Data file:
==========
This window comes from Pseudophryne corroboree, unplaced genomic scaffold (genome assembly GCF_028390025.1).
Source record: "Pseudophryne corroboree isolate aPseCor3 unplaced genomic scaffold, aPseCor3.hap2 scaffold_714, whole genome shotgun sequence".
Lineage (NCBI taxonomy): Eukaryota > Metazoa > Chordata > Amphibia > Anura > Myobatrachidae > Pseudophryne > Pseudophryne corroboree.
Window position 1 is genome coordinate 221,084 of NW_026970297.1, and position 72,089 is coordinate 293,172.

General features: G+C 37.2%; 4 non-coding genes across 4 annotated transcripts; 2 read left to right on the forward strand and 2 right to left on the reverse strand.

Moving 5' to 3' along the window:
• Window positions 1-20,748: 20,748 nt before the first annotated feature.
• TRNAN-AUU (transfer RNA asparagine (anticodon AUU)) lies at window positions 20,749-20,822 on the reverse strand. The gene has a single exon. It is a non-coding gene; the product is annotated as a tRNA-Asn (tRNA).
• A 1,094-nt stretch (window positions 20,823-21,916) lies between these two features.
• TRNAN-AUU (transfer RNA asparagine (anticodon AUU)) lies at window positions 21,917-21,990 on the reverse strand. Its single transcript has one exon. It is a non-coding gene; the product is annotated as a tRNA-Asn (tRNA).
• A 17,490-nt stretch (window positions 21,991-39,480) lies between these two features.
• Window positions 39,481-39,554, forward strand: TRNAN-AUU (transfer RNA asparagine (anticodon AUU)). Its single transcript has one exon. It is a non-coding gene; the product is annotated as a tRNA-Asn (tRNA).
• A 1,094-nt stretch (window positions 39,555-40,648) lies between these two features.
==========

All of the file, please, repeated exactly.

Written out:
This window comes from Pseudophryne corroboree, unplaced genomic scaffold (genome assembly GCF_028390025.1).
Source record: "Pseudophryne corroboree isolate aPseCor3 unplaced genomic scaffold, aPseCor3.hap2 scaffold_714, whole genome shotgun sequence".
Lineage (NCBI taxonomy): Eukaryota > Metazoa > Chordata > Amphibia > Anura > Myobatrachidae > Pseudophryne > Pseudophryne corroboree.
Window position 1 is genome coordinate 221,084 of NW_026970297.1, and position 72,089 is coordinate 293,172.

General features: G+C 37.2%; 4 non-coding genes across 4 annotated transcripts; 2 read left to right on the forward strand and 2 right to left on the reverse strand.

Moving 5' to 3' along the window:
• Window positions 1-20,748: 20,748 nt before the first annotated feature.
• TRNAN-AUU (transfer RNA asparagine (anticodon AUU)) lies at window positions 20,749-20,822 on the reverse strand. The gene has a single exon. It is a non-coding gene; the product is annotated as a tRNA-Asn (tRNA).
• A 1,094-nt stretch (window positions 20,823-21,916) lies between these two features.
• TRNAN-AUU (transfer RNA asparagine (anticodon AUU)) lies at window positions 21,917-21,990 on the reverse strand. Its single transcript has one exon. It is a non-coding gene; the product is annotated as a tRNA-Asn (tRNA).
• A 17,490-nt stretch (window positions 21,991-39,480) lies between these two features.
• Window positions 39,481-39,554, forward strand: TRNAN-AUU (transfer RNA asparagine (anticodon AUU)). Its single transcript has one exon. It is a non-coding gene; the product is annotated as a tRNA-Asn (tRNA).
• A 1,094-nt stretch (window positions 39,555-40,648) lies between these two features.